D. H. Gultekin and P. H. Siegel, “Absorption of 5G Radiation in Brain Tissue as a Function of Frequency, Power and Time,” in IEEE Access, vol. 8, pp. 115593-115612, 2020, doi: 10.1109/ACCESS.2020.3002183.
Page(s): 115593 – 115612
Date of Publication: 12 June 2020
Electronic ISSN: 2169-3536 DOI: 10.1109/ACCESS.2020.3002183
Funding Agency: THz Global;
The rapid release of 5G wireless communications networks has spurred renewed concerns regarding the interactions of higher radiofrequency (RF) radiation with living species. We examine RF exposure and absorption in ex vivo bovine brain tissue and a brain simulating gel at three frequencies: 1.9 GHz, 4 GHz and 39 GHz that are relevant to current (4G), and upcoming (5G) spectra. We introduce a highly sensitive thermal method for the assessment of radiation exposure, and derive experimentally, accurate relations between the temperature rise ( ΔT ), specific absorption rate (SAR) and the incident power density ( F ), and tabulate the coefficients, ΔT/ΔF and Δ (SAR)/ ΔF , as a function of frequency, depth and time. This new method provides both ΔT and SAR applicable to the frequency range below and above 6 GHz as shown at 1.9, 4 and 39 GHz, and demonstrates the most sensitive experimental assessment of brain tissue exposure to millimeter-wave radiation to date, with a detection limit of 1 mW. We examine the beam penetration, absorption and thermal diffusion at representative 4G and 5G frequencies and show that the RF heating increases rapidly with frequency due to decreasing RF source wavelength and increasing power density with the same incident power and exposure time. We also show the temperature effects of continuous wave, rapid pulse sequences and single pulses with varying pulse duration, and we employ electromagnetic modeling to map the field distributions in the tissue. Finally, using this new methodology, we measure the thermal diffusivity of ex vivo bovine brain tissue experimentally.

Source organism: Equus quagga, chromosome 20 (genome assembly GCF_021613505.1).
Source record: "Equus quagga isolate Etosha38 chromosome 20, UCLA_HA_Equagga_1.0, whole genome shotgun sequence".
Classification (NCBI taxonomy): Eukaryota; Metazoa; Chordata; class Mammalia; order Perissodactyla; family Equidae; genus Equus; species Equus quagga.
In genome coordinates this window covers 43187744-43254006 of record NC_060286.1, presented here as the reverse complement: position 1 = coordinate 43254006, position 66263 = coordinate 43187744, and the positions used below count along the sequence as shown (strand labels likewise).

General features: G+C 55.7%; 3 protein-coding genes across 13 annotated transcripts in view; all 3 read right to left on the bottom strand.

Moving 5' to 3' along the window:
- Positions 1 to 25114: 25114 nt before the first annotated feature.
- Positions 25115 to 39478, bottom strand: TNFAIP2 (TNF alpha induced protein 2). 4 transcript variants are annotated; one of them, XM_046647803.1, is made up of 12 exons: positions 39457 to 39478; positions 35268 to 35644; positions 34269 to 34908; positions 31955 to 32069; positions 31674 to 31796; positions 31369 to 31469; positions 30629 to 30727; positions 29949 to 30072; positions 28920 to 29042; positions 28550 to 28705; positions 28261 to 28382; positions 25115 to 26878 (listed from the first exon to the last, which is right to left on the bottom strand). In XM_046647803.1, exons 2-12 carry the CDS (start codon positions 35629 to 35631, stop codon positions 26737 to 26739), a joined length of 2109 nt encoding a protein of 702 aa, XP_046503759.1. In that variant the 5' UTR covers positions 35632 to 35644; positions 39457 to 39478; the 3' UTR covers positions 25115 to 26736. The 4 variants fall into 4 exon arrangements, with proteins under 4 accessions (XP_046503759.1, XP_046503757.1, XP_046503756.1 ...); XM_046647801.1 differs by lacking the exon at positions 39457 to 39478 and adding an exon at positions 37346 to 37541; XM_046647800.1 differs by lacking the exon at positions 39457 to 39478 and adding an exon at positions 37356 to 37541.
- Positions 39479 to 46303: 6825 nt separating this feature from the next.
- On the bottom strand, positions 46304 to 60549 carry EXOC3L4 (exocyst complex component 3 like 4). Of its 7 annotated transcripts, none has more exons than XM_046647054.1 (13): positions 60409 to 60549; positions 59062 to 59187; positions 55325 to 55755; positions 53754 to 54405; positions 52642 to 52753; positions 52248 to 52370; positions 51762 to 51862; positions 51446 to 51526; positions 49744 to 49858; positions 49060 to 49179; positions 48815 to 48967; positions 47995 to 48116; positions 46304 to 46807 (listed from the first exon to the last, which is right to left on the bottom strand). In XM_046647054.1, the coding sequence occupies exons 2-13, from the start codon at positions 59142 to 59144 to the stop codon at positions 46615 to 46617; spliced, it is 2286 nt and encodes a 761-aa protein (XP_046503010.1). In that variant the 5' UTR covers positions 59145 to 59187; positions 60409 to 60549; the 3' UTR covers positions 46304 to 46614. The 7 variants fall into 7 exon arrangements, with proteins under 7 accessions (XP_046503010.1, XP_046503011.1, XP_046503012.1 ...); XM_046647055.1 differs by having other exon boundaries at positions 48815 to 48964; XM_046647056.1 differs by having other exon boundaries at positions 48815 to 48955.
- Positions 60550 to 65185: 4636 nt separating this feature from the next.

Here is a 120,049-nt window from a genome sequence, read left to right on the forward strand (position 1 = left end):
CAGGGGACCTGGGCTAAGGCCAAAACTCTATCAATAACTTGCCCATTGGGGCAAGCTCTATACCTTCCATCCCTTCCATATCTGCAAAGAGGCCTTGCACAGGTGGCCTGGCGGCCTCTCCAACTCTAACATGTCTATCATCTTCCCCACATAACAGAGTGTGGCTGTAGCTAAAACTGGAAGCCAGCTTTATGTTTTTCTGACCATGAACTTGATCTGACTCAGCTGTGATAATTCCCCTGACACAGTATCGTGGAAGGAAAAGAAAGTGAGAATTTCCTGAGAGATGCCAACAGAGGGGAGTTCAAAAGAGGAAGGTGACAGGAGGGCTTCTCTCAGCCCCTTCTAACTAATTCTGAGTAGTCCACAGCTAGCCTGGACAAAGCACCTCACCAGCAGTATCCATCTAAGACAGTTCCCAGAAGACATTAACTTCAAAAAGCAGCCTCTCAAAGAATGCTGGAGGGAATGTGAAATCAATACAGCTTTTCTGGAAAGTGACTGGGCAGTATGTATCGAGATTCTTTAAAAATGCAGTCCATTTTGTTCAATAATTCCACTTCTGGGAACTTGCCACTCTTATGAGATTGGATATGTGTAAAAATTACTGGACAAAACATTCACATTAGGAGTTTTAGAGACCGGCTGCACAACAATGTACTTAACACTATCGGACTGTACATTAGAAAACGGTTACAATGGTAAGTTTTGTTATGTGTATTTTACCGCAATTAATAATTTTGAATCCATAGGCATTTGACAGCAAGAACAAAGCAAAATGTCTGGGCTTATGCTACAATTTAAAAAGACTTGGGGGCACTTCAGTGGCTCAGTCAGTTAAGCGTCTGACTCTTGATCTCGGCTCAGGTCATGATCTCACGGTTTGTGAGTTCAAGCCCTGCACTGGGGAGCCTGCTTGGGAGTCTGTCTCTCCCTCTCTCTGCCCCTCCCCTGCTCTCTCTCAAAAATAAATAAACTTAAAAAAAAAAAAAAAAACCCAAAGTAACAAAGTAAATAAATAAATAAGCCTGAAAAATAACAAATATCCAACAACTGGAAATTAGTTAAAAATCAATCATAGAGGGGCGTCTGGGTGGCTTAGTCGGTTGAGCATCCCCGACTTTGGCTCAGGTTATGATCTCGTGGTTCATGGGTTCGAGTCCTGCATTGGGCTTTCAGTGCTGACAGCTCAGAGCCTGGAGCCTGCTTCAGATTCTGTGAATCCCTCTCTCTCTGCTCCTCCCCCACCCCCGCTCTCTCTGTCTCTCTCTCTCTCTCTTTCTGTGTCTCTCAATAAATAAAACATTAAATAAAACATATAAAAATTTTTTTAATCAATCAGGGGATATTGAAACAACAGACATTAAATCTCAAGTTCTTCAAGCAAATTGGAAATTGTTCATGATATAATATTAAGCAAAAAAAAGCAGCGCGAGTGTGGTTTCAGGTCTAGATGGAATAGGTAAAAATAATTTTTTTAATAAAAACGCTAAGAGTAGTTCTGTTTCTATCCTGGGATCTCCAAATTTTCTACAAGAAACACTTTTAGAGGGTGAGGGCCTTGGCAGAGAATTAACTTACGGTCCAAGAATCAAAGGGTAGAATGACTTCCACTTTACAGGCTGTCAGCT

Limitations of the Study
In this study, we use RF waveguide sources directly irradiating ex vivo bovine brain inside plastic containers to quantify the temperature rise and the specific absorption rate in the brain tissue as a function of frequency, incident power density and depth. However, this study does not take into account the layers of skin, fat, muscle and skull containing the brain in a realistic head model. The actual power density and the heat diffusion reaching the surface of the brain in a real head will obviously not be the same as the values we show in this study, where our power is incident directly on the brain tissue. However, the derived thermal coefficients and linear behavior are properties of the tissue and can be used to predict temperature changes as a function of incident RF power density. In addition, the behavior of skin, fat, muscle and bone can be roughly extrapolated within the same incident power regimes given a priori measurements of the dielectric and thermal diffusion constants. It is also interesting to note that the current safety limits of 28.76 and 143.8 W/m2 (public and occupational) applied to our directional RF waveguide source at 39 GHz would correspond to only 1.7 and 8.5 mW incident power levels, which is an extremely limited amount of power availability for a broad distribution communications system.